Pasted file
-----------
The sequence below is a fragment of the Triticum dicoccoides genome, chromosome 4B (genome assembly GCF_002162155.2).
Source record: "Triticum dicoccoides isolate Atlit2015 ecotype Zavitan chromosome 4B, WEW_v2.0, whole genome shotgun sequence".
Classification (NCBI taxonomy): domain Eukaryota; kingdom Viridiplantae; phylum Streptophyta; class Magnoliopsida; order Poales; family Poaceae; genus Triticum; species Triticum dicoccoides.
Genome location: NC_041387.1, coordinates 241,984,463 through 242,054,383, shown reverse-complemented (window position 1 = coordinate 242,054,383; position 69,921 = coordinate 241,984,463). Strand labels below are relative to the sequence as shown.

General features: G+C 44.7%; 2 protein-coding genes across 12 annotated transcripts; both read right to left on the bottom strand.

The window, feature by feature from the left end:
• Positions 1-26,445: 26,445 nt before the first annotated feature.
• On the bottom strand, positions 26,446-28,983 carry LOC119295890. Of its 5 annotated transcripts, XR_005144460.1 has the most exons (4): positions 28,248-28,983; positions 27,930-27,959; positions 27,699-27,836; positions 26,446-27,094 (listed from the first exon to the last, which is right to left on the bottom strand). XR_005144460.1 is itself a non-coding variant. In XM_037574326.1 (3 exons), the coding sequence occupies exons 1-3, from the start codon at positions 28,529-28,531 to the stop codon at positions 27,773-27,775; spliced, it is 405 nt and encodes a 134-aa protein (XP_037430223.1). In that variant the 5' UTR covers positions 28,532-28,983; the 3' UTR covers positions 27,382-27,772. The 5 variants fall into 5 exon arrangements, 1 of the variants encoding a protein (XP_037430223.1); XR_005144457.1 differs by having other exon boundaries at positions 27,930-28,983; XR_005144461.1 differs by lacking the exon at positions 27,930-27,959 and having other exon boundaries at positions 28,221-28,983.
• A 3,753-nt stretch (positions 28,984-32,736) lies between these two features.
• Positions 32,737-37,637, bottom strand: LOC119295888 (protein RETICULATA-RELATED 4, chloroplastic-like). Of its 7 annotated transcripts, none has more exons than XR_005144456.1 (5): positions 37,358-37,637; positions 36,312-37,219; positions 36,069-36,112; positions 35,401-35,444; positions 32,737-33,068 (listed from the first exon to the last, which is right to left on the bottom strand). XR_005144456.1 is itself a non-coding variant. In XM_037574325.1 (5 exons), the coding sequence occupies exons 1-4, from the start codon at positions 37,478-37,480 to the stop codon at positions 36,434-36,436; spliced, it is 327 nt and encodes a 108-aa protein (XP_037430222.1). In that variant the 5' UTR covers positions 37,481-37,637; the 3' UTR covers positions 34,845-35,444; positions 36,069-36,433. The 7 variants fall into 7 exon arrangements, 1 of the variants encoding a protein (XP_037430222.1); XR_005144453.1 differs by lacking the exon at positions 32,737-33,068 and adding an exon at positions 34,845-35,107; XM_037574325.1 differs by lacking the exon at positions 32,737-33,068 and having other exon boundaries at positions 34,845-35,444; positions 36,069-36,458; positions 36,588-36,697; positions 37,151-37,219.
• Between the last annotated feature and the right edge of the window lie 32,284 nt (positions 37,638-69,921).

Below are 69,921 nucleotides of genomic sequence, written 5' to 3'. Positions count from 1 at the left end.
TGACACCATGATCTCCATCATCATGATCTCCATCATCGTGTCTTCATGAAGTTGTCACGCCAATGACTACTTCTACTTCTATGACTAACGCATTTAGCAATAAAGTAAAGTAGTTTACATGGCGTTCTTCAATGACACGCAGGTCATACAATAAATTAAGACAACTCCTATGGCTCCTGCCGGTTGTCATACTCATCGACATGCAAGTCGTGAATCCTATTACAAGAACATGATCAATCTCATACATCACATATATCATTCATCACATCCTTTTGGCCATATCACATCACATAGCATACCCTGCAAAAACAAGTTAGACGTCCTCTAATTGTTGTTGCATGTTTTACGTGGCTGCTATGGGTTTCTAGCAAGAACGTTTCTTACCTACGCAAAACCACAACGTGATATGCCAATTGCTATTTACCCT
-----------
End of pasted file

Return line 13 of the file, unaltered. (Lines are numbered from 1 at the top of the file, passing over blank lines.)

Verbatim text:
TGACACCATGATCTCCATCATCATGATCTCCATCATCGTGTCTTCATGAAGTTGTCACGCCAATGACTACTTCTACTTCTATGACTAACGCATTTAGCAATAAAGTAAAGTAGTTTACATGGCGTTCTTCAATGACACGCAGGTCATACAATAAATTAAGACAACTCCTATGGCTCCTGCCGGTTGTCATACTCATCGACATGCAAGTCGTGAATCCTATTACAAGAACATGATCAATCTCATACATCACATATATCATTCATCACATCCTTTTGGCCATATCACATCACATAGCATACCCTGCAAAAACAAGTTAGACGTCCTCTAATTGTTGTTGCATGTTTTACGTGGCTGCTATGGGTTTCTAGCAAGAACGTTTCTTACCTACGCAAAACCACAACGTGATATGCCAATTGCTATTTACCCT